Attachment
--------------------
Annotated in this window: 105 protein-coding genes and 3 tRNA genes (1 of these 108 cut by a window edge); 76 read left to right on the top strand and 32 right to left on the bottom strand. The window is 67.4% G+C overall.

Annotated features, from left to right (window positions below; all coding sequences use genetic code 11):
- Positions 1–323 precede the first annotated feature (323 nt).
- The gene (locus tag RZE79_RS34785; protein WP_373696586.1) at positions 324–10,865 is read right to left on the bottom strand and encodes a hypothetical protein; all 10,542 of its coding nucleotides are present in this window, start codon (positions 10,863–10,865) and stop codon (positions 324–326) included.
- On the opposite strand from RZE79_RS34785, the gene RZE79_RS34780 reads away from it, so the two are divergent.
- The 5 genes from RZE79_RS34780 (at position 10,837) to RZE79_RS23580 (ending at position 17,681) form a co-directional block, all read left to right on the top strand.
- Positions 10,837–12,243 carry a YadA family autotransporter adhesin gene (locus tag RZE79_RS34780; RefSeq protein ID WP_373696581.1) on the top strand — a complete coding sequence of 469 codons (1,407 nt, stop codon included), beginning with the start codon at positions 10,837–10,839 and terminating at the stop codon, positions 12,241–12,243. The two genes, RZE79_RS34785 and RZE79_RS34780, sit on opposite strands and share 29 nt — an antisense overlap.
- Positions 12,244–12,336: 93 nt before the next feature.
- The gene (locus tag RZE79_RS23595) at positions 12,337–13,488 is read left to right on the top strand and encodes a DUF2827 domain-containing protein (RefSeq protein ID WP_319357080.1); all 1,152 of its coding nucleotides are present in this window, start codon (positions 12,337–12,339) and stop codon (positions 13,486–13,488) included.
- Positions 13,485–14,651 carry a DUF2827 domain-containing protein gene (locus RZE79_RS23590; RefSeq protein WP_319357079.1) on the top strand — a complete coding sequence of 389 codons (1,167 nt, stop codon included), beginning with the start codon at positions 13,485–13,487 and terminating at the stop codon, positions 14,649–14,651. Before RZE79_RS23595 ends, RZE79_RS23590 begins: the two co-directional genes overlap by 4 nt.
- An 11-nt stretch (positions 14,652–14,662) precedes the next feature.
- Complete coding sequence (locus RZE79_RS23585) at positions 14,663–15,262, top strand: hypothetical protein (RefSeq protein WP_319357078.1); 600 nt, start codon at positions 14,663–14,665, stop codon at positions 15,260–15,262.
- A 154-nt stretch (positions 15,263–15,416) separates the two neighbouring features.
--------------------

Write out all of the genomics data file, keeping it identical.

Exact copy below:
Annotated in this window: 105 protein-coding genes and 3 tRNA genes (1 of these 108 cut by a window edge); 76 read left to right on the top strand and 32 right to left on the bottom strand. The window is 67.4% G+C overall.

Annotated features, from left to right (window positions below; all coding sequences use genetic code 11):
- Positions 1–323 precede the first annotated feature (323 nt).
- The gene (locus tag RZE79_RS34785; protein WP_373696586.1) at positions 324–10,865 is read right to left on the bottom strand and encodes a hypothetical protein; all 10,542 of its coding nucleotides are present in this window, start codon (positions 10,863–10,865) and stop codon (positions 324–326) included.
- On the opposite strand from RZE79_RS34785, the gene RZE79_RS34780 reads away from it, so the two are divergent.
- The 5 genes from RZE79_RS34780 (at position 10,837) to RZE79_RS23580 (ending at position 17,681) form a co-directional block, all read left to right on the top strand.
- Positions 10,837–12,243 carry a YadA family autotransporter adhesin gene (locus tag RZE79_RS34780; RefSeq protein ID WP_373696581.1) on the top strand — a complete coding sequence of 469 codons (1,407 nt, stop codon included), beginning with the start codon at positions 10,837–10,839 and terminating at the stop codon, positions 12,241–12,243. The two genes, RZE79_RS34785 and RZE79_RS34780, sit on opposite strands and share 29 nt — an antisense overlap.
- Positions 12,244–12,336: 93 nt before the next feature.
- The gene (locus tag RZE79_RS23595) at positions 12,337–13,488 is read left to right on the top strand and encodes a DUF2827 domain-containing protein (RefSeq protein ID WP_319357080.1); all 1,152 of its coding nucleotides are present in this window, start codon (positions 12,337–12,339) and stop codon (positions 13,486–13,488) included.
- Positions 13,485–14,651 carry a DUF2827 domain-containing protein gene (locus RZE79_RS23590; RefSeq protein WP_319357079.1) on the top strand — a complete coding sequence of 389 codons (1,167 nt, stop codon included), beginning with the start codon at positions 13,485–13,487 and terminating at the stop codon, positions 14,649–14,651. Before RZE79_RS23595 ends, RZE79_RS23590 begins: the two co-directional genes overlap by 4 nt.
- An 11-nt stretch (positions 14,652–14,662) precedes the next feature.
- Complete coding sequence (locus RZE79_RS23585) at positions 14,663–15,262, top strand: hypothetical protein (RefSeq protein WP_319357078.1); 600 nt, start codon at positions 14,663–14,665, stop codon at positions 15,260–15,262.
- A 154-nt stretch (positions 15,263–15,416) separates the two neighbouring features.